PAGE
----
The thing I like most about Evolution (and there are many things I like about it) is how concrete it feels. Playing Evolution feels like building and managing an actual ecosystem. Things grow, adapt and die. They eat. And most fun of all, they are eaten. All of this proceeds quickly and smoothly in the game (which is remarkable given the complexity it simulates) and everything feels real... except for the being eaten. Here, the food mechanism of the game becomes abstract; when feeding on another player's species, you take Food from the Food Bank instead of from the thing being gobbled up itself. Wouldn't it be great if your competitors were made of meat you could eat? With some wooden cubes and Evolution 2.0 they can be!

Evolution 2.0 does not change the gameplay of Evolution in any way. It simply changes the way Food is passed around the game table when Carnivores eat. Players place Meat Cubes on their Population and Body Size tracks and when a species is predated, these Cubes move to the Food spaces of the attacking Species Board. The pain and horror! You can almost feel your population being digested as you pass their hapless flesh across the table to another player.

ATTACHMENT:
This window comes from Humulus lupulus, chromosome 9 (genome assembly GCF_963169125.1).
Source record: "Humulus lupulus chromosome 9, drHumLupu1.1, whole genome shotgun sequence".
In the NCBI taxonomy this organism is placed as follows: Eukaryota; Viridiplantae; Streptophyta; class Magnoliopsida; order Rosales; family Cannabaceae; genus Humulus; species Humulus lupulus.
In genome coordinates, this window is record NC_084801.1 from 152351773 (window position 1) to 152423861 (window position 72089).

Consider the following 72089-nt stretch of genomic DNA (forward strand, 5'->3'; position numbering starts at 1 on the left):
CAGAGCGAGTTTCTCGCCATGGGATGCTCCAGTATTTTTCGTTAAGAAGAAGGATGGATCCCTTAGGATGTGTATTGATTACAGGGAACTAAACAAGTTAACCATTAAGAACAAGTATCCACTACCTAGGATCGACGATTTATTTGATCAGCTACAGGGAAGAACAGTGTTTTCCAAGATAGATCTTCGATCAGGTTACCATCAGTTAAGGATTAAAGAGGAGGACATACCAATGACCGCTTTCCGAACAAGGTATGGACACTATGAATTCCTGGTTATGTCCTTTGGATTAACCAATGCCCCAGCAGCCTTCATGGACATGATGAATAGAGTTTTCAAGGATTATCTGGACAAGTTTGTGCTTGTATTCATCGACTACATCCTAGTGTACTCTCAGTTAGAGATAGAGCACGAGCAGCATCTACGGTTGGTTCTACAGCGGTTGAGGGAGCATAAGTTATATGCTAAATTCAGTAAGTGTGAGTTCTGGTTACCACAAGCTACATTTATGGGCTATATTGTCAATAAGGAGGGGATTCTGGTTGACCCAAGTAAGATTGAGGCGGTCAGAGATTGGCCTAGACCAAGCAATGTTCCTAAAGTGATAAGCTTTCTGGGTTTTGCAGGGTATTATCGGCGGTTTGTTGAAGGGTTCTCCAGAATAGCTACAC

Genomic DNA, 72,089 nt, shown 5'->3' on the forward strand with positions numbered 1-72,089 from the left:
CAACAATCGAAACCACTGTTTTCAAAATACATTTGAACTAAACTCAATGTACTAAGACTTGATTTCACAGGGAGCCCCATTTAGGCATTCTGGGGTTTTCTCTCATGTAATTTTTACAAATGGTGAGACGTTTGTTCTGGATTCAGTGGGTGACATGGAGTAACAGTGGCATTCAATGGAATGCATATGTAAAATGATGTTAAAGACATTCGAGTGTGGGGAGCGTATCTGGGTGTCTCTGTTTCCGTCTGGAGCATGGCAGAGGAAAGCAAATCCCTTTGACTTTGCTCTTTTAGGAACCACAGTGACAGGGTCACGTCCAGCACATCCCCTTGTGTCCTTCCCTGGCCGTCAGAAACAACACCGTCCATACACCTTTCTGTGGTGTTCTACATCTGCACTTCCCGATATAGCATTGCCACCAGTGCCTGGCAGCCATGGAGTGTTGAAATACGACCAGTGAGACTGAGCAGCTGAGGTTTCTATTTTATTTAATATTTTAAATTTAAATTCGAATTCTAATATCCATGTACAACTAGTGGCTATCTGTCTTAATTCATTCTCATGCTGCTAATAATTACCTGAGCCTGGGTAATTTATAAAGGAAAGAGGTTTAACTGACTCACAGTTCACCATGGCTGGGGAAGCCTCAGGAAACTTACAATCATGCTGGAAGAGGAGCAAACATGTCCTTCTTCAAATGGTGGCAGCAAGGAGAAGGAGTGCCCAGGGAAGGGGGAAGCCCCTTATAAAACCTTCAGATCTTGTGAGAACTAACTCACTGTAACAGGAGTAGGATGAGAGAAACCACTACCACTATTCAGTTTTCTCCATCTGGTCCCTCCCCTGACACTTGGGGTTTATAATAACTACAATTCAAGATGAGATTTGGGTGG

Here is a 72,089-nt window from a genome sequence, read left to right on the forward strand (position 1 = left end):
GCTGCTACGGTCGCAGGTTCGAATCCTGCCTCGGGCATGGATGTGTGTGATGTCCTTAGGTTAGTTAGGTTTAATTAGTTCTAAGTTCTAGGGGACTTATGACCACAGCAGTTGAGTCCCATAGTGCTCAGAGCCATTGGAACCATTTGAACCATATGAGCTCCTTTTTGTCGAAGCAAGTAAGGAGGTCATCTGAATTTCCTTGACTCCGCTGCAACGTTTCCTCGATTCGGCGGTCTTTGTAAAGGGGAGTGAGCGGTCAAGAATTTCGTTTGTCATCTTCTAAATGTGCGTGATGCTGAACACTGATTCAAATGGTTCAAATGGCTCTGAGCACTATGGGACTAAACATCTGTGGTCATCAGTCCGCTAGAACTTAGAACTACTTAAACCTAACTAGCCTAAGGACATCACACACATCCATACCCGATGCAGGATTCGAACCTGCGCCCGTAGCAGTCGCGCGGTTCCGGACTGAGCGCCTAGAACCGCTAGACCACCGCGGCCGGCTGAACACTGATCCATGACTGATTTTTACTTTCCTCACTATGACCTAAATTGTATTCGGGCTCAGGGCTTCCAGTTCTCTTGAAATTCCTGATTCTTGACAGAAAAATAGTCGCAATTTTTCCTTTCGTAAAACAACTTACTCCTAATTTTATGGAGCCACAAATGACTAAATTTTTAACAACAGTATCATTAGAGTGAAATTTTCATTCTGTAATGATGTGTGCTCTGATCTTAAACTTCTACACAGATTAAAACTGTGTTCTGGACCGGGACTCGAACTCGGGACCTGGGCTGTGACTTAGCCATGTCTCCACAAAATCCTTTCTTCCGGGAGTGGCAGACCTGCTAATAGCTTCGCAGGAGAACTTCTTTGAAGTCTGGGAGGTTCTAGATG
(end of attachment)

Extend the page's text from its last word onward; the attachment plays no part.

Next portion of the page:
Important Note: this player mod should not be confused with the recently announced Evolution 2nd Edition.

Again, I couldn't wait. Instead of waiting 12 months for the English version of Mysterium I bought a copy of the Polish version of the game, Tajemnicze Domostwo. Thanks to fellow fans of the game on I found an English translation of the rules, whereupon I launched into one of my favourite gaming pastimes, transliterating rules. I love theme in games and often smooth the thematic elements of a game in my mind, sometimes on paper...

Tortured Domicile is such an exercise. It's my narrative layer to the game, not at all dissimilar from the original. It also proceduralizes (if that's a word) the use of a game screen, and includes construction details for a screen and art for the same.

Deep Sea Adventure
Rules Buff

Deep Sea Adventure is a very fun, very tricky push your luck game from Japan. While the game is very polished, the English translation of its rules are not.

Here's a buffed version of the game's rules that clarifies several points muddied by the original translation, in particular: that players return to the submarine between rounds, that players cannot turn back for the submarine without picking up a chip, and that chips can be dropped on turns without movement.

Note: this is a player aid, not the game's official rules. This transliteration has not been endorsed by Oink Games or Jun Sasaki.

De Vulgari Eloquentia: Tally Sheet